Instead of being at Bunnings for hours, Sue was on Four Winds murdering Bob and rigging up the winch before getting home shorty before 9 pm (there was a sighting of a light coloured motorised zodiac with one middle-aged person on onboard leaving the area of Four Winds around 8 pm). Sue then returned to the yacht after 11:30 pm to dispose the body and sabotage the yacht. Shortly after boarding the yacht she realised that she needed something that wasn’t on the yacht so she returned home to pick up whatever she needed (eg cable ties, duct tape, etc) and drove back via another route and then returned to the yacht. After winching the body off the yacht and onto the dinghy she then sabotage the yacht, leaving her mobile phone on it. After disposing the body she returned home around 3 am and dialled *#10 to check if anyone called whilst she was out.

        • Helen says:

          What a (EDITED). Sue could not possibly lift a body out of the lower deck and winch it up as she had a slight frame and as the Qld crew (said) who sailed the yacht down from Scarborough with her, she could not even lift heavy items on the yacht as she had a broken coccyx and very badly injured hip from a horse fall. Police did not even cordon off the area on yacht and completely contaminated it and removed a rag containing DNA of the Vass girl. Just remember Tasmania is an insular place with a Deep dark past still with penal colony justice system.

  4. Rick S says:

    I have had a few dinghies during my life and therefore know the difference between the side view of the wooden dinghy shown in the photograph of Grant Maddock and the side view of an modern inflatable 4 – 5 person dinghy of the type that Sue Neill-Fraser had as part of Four Winds. I have couple of questions. Is the pictured dinghy the same dinghy that Grant Maddock used late at night on Australia Day 2009? Did Grant have a motor on his dinghy on Australia Day 2009? My understanding is that John Hughes said that he saw a female figure on an inflatable dinghy and that he heard the overboard motor. Can you see the discrepancy?

    • andrew says:

      Well observed – but misplaced. This photo of Grant Maddock is not representative of what the witness said he saw. This photo of Maddock was only used by Sue Neill-Fraser’s barrister to show how Maddock looked at the time. The dinghy is not at issue here. In the dark, said the barrister, his figure outline and long hair could be mistaken for a female figure. It is backed by evidence that he was on the water at the relevant time.

      • Rick says:

        Sorry for being a pest. But there is an important discrepancy that isn’t noted in your comment. I did some research on this. I just googled “grant maddock susan neill-fraser bob chappell” and have come across the relevant information.What do you think of the following:

        “The defence also called Grant Maddock, who lived on a nearby yacht. He told the court he had been rowing in the area late on the night of Chappell’s disappearance. A photograph was produced, showing that at the time Maddock had collar-length hair; supporting a defence theory that it was he — rather than Neill-Fraser — who was the “female” figure seen by a witness rowing in the rough direction of the Four Winds about 11.30pm that night”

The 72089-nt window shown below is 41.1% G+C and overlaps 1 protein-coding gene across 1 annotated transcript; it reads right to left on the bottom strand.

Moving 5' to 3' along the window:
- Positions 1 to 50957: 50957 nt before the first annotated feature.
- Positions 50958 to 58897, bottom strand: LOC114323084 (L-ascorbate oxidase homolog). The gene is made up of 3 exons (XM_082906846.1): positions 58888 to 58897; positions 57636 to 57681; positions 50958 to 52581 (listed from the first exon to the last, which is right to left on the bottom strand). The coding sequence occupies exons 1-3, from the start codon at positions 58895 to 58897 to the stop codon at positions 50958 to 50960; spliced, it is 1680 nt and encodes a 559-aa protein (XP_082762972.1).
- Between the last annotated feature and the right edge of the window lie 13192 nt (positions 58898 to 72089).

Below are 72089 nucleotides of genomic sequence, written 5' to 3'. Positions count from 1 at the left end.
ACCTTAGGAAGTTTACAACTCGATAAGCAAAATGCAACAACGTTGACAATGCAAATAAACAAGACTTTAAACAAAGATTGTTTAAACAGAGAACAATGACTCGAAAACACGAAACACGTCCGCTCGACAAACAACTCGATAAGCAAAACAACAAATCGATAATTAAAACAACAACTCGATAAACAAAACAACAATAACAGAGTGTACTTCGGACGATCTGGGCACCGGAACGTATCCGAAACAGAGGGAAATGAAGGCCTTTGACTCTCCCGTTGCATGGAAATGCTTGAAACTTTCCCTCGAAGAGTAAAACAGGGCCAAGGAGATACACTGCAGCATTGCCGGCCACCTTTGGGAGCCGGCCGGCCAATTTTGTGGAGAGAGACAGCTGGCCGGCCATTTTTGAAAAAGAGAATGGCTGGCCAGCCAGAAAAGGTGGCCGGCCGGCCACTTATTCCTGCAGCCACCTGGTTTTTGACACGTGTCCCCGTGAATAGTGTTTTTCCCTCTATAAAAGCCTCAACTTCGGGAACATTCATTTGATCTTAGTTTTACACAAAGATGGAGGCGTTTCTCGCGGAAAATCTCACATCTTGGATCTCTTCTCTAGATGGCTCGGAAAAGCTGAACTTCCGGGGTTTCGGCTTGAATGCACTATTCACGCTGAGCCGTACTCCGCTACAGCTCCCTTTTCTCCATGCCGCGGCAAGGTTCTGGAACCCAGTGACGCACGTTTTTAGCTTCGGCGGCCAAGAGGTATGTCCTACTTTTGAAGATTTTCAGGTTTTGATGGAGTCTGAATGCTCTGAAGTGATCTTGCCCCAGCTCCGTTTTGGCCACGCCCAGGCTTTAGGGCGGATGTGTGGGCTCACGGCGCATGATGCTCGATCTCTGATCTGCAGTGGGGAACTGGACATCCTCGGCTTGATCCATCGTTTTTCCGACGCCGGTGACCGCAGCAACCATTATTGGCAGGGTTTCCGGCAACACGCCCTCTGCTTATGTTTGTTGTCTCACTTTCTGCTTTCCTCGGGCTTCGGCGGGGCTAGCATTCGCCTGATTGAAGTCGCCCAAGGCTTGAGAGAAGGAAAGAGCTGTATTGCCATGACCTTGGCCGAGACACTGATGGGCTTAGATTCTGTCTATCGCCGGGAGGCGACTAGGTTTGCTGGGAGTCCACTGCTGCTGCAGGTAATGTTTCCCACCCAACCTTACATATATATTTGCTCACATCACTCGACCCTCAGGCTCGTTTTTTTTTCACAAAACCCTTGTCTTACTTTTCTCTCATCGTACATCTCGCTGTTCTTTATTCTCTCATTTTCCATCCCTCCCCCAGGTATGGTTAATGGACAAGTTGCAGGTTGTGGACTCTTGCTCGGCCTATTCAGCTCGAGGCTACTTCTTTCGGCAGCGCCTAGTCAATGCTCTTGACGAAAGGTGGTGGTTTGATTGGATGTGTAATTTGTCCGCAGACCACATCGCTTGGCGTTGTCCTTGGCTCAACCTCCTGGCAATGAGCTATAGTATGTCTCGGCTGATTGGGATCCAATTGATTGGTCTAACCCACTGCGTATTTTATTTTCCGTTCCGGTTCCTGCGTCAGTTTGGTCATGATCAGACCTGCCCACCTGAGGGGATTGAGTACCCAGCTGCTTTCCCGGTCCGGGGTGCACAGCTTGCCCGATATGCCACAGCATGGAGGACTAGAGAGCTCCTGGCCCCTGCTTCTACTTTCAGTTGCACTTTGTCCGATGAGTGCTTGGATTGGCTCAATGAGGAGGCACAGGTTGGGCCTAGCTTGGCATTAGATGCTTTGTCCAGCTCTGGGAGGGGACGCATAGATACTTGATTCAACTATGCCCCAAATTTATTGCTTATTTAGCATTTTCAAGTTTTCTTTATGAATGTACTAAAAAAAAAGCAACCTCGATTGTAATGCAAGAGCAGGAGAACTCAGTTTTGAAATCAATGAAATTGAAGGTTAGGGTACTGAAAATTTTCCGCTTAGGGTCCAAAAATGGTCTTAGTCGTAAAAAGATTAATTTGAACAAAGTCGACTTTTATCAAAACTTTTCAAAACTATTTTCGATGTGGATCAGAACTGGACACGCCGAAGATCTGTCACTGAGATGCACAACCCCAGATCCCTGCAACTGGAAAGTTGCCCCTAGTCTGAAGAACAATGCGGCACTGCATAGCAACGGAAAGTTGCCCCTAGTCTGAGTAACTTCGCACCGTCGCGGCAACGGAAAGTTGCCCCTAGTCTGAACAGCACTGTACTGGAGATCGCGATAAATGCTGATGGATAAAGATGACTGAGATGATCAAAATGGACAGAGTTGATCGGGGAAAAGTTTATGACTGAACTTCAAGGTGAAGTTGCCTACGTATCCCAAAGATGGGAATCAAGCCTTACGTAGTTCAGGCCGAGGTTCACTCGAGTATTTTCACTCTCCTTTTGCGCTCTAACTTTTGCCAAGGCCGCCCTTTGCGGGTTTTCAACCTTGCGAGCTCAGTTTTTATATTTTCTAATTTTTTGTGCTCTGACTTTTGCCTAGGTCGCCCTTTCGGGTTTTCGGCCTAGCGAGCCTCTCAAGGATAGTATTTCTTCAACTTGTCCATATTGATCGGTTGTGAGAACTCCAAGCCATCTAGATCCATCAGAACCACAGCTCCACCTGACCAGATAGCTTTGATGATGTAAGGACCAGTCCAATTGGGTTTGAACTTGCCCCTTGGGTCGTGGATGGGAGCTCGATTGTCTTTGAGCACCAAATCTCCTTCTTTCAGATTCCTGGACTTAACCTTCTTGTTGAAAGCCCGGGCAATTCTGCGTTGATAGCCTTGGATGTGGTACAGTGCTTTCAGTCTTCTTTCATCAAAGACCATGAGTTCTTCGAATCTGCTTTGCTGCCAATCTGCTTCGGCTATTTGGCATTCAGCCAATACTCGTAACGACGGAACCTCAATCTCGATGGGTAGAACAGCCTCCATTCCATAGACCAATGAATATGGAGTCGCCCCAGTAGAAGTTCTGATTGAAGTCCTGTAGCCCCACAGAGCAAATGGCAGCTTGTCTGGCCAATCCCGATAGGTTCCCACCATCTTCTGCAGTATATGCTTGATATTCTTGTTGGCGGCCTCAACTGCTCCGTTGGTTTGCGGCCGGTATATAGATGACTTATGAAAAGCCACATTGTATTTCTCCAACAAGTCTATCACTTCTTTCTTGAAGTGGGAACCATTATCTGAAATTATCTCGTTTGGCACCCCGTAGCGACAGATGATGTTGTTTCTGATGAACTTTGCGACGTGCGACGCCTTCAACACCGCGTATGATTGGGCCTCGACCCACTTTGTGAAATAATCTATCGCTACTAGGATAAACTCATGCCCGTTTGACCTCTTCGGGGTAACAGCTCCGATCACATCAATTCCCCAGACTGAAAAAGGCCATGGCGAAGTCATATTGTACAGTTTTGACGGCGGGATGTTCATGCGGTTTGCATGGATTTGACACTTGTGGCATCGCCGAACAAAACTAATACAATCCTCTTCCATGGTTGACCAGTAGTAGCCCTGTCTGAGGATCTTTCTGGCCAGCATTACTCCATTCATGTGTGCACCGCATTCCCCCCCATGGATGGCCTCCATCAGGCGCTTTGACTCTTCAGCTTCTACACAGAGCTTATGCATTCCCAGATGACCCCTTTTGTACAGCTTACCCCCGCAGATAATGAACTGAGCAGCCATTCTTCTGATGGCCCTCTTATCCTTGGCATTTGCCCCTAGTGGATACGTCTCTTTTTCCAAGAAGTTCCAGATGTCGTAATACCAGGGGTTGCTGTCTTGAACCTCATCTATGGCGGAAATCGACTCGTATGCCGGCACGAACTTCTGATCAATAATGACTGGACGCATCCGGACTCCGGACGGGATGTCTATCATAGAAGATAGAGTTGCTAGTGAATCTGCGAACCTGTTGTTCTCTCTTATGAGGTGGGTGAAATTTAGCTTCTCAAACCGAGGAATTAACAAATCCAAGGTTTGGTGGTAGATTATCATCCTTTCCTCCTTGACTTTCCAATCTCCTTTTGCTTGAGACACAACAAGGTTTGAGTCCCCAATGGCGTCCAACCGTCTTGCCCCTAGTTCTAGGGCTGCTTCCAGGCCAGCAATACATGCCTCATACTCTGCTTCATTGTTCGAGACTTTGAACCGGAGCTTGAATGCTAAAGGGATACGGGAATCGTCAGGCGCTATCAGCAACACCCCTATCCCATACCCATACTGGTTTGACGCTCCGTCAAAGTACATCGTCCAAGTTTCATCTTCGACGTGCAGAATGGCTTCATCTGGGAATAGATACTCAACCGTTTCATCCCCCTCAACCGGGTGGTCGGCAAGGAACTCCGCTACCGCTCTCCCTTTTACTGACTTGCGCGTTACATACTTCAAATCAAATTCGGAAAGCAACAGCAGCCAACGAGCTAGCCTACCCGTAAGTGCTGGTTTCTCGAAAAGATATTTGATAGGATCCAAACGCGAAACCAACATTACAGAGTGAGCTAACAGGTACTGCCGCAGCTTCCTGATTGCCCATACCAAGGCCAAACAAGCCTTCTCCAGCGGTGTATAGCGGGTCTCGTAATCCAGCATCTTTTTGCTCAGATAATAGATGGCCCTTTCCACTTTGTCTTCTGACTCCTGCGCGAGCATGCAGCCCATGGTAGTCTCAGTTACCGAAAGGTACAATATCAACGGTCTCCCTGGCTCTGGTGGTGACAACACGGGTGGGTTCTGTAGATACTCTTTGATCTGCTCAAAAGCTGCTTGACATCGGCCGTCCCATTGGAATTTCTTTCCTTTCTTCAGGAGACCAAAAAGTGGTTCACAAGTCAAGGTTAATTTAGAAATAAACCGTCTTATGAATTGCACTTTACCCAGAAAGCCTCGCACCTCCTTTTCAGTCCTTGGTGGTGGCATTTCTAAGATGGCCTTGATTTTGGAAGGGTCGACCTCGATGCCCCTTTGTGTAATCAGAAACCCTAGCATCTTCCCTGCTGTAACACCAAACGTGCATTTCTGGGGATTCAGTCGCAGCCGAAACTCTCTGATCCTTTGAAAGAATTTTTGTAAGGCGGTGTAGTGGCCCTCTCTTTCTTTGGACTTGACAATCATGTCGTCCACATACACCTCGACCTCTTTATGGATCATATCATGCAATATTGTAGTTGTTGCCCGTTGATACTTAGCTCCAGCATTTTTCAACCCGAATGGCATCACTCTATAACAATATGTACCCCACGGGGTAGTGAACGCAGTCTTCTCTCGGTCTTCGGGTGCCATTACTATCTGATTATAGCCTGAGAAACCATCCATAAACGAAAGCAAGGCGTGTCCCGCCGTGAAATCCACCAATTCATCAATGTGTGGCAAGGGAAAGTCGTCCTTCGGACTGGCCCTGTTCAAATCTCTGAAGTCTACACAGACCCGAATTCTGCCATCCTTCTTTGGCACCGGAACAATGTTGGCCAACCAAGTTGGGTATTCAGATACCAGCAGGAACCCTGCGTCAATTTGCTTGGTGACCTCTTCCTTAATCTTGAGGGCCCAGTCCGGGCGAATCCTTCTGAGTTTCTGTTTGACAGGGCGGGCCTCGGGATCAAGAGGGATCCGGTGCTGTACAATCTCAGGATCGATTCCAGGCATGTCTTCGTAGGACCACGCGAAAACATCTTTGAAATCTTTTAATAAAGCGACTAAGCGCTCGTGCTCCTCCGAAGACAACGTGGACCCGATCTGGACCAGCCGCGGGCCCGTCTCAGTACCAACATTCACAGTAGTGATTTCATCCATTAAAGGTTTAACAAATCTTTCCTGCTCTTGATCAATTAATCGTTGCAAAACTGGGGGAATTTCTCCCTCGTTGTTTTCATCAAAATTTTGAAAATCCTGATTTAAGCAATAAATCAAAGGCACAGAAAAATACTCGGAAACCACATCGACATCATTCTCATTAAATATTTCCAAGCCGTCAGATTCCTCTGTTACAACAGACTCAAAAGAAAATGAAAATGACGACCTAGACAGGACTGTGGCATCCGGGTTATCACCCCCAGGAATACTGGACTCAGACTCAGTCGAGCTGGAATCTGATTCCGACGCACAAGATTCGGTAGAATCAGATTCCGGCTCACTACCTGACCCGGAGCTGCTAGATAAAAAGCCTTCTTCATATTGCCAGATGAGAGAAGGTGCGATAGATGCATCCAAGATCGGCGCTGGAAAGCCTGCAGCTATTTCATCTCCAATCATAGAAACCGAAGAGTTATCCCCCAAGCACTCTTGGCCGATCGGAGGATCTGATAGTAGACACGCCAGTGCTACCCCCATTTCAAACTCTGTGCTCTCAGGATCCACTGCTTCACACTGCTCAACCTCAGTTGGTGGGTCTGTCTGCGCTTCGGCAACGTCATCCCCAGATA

Grant was rowing. Had it been Neill-Fraser who was spotted on her motorised dinghy then she wouldn’t have been rowing but would have used her overboard motor.

        And then there is this very crucial evidence:

        “Under cross-examination, Mr Maddock said he was waiting to have a broken wrist operated on at the time and to avoid putting pressure on his wrist to propel his boat forward using one oar placed into the water at the back — a technique he called “sculling”.

        “I certainly didn’t have an outboard motor — I could just as easily have been sculling or rowing,” he said.”

        Then there is this

        “John Hughes told the court he saw a dingy and heard an outboard motor between 11.30pm and midnight on Australia Day last year near Short Beach.”

        Do you see the discrepancy? Maddock didn’t have a motor of any sort at that time but Hughes heard the dinghy’s motor.

        How is my observation misplaced?

        • andrew says:

          My personal view is that Mr Hughes’ evidence is rather vague at best, and uncertain. It certainly isn’t probative in any case: seeing a person in a dinghy heading in the general direction of the Four Winds is hardly concrete evidence of Sue Neill-Fraser going to the boat, is it.

  5. nola scheele says:

    The more I see and read about this conviction is that I think the police have to be taken and re-trained in criminal convictions starting with 101. I bet they are leaving a foul taste in their mouth. They forbid it going to air but they are not stupid.

  6. Juliet says:

    I have followed this case if not closely, then certainly with interest, for some time. It seems to me that the basic premise of the prosecution having to make its case is at the very basis of the wrongful conviction here. I feel that the Jury made its decision based on whether Sue Neill Fraser’s story made sense, rather than whether the prosecution made its case. At every turn there is reasonable doubt.